The European Commission today threatened legal action over the French government's crackdown on its Roma population, branding Nicolas Sarkozy's policy disgraceful and comparing it to second world war era deportations.
In her first direct criticism of France after being widely reviled for prevaricating, Viviane Reding, the European commissioner for justice and fundamental rights, attacked the Sarkozy government over the mass expulsions of Roma and accused it of duplicity in its dealings with Brussels.
She likened the deportation of almost 1,000 Gypsies to Romania and Bulgaria in recent weeks to Vichy France's treatment of Jews during the second world war and said Brussels had no option but to launch infringement proceedings against Paris, meaning that it could be hauled before the European court of justice.
The ultimatum from Reding represented a policy U-turn only a few days after she declared that Paris was sending "very positive" signals on its Roma policy and her boss, José Manuel Barroso, president of the European commission, called a truce on the issue with Sarkozy.
The volte-face was triggered by the leak of a French government document demonstrating that Gypsies from Romania and Bulgaria were the explicit targets of a Sarkozy policy to shut down 300 immigrant encampments, an apparent breach of a European ban on ethnic discrimination.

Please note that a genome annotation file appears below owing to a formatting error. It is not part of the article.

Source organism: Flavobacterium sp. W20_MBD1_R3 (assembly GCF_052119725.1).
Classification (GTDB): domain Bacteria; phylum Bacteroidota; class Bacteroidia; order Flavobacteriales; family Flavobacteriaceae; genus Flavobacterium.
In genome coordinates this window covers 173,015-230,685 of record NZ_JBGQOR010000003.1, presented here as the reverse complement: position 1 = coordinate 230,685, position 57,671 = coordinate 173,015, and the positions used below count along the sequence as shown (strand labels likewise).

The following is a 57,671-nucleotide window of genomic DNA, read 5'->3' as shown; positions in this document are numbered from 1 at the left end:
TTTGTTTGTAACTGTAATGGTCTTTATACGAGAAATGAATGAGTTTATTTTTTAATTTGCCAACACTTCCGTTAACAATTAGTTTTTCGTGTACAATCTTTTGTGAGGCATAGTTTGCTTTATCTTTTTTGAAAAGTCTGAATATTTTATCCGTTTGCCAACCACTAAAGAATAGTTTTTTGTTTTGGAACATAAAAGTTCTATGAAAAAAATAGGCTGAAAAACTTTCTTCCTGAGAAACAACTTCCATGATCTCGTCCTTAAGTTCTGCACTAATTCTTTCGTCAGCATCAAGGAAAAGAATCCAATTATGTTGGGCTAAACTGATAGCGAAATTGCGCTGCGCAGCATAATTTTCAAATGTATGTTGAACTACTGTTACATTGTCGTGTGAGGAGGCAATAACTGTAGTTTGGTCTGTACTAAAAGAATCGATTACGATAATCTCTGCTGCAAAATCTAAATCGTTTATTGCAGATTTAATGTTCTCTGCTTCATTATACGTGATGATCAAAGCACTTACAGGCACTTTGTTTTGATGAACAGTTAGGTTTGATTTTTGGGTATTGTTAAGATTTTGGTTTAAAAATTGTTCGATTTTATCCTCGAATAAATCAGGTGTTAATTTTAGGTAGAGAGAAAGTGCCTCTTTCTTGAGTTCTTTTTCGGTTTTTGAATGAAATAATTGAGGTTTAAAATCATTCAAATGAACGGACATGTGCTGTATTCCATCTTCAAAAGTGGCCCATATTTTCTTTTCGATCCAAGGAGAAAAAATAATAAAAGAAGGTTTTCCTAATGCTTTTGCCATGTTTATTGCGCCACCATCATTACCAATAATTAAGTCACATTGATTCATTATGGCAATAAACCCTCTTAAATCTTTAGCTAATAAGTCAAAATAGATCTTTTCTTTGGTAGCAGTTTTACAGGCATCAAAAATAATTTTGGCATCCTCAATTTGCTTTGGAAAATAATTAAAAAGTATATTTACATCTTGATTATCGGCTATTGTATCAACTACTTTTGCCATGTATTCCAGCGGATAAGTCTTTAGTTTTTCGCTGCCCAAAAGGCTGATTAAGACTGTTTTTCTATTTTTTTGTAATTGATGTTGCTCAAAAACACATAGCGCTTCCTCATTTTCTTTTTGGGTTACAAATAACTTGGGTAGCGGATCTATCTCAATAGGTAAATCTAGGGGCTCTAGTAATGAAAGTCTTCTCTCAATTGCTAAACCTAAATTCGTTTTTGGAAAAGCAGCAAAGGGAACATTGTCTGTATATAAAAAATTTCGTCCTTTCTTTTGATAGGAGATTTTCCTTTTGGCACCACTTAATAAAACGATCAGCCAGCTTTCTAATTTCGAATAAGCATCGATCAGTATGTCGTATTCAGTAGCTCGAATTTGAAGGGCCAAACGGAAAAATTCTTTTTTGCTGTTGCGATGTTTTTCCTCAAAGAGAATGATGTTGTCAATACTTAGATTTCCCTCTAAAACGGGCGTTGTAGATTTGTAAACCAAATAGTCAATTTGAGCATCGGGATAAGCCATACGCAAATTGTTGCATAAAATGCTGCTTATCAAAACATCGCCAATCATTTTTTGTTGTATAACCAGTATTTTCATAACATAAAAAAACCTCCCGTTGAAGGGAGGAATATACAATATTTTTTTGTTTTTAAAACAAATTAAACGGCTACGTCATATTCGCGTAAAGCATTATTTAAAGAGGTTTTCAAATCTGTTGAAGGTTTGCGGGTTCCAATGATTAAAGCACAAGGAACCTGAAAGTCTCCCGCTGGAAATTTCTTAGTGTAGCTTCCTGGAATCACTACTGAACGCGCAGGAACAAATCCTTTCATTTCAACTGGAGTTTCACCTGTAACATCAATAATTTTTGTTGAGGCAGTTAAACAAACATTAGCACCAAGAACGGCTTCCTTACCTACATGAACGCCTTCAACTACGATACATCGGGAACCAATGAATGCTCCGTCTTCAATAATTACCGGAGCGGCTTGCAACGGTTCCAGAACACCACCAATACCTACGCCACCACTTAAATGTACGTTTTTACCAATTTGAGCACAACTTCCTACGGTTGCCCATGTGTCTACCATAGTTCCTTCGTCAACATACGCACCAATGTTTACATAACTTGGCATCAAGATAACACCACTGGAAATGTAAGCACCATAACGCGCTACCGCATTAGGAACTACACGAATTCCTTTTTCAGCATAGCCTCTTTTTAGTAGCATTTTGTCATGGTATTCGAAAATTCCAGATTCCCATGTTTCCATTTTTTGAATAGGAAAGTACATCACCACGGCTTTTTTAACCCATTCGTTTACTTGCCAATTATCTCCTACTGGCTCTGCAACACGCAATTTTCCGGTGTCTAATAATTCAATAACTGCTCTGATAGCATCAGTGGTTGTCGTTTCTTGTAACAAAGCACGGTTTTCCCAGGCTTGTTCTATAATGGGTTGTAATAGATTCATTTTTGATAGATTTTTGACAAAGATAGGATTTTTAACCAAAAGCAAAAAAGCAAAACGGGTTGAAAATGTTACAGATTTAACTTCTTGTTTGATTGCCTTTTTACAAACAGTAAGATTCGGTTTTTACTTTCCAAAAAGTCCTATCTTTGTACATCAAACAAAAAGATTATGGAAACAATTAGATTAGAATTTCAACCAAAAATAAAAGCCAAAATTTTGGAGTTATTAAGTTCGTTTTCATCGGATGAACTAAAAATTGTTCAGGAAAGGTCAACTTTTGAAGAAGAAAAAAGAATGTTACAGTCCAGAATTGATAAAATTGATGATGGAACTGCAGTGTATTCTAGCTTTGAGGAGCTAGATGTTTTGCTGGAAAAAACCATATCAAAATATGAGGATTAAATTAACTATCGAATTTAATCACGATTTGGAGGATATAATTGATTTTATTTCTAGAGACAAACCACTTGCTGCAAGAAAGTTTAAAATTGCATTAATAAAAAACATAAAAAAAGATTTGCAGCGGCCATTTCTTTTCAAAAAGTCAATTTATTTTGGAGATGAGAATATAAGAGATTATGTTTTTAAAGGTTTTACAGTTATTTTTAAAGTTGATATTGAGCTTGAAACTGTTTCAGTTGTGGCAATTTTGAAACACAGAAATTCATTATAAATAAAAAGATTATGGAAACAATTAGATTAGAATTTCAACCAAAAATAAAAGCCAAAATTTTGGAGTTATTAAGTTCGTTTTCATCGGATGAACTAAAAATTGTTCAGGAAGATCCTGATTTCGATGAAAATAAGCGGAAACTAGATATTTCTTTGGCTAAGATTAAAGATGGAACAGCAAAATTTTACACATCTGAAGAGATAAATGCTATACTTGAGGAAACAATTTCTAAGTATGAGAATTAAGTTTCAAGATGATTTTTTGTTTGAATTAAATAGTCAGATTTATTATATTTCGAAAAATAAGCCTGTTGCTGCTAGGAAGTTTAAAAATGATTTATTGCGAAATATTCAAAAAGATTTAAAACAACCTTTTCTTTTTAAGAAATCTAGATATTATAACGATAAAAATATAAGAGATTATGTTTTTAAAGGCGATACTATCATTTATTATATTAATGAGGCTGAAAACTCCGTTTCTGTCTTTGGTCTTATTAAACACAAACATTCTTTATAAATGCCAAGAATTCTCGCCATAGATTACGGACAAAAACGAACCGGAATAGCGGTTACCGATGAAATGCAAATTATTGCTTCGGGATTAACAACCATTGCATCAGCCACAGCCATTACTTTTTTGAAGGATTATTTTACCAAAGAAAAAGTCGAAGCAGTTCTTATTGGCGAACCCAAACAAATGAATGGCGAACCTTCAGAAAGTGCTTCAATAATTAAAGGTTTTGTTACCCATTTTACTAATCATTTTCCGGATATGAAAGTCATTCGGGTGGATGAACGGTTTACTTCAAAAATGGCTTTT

The Milan government plans to shut several of the city’s 12 authorized camps. The settlement where Mr. Deragna lives is set to become a transitory encampment for evicted Roma, with a maximum stay of three years.
Mr. Deragna says that he and the other families who have lived there for nearly two decades were not given many viable alternatives after being told they would have to leave. “These homes are the fruit of years of work here, and now the city wants to send us away without offering a solution,” Mr. Deragna said. “We have nothing. Where will we go?”
The treatment of the Roma, also known as Gypsies, became a major issue this summer in France, where the government of President Nicolas Sarkozy has expelled hundreds of people. But the conflict has prompted a similar, if more subdued, debate in Italy. Some critics even say Prime Minister Silvio Berlusconi’s government has led the way on this issue in the European Union.
“Sarkozy is merely following the Berlusconi model,” said Pietro Massarotto, the president of Naga, a Milanese organization that provides assistance to immigrants and Roma. “The Italian government invented expulsions of E.U. citizens, in the case they can’t demonstrate they are making a living.”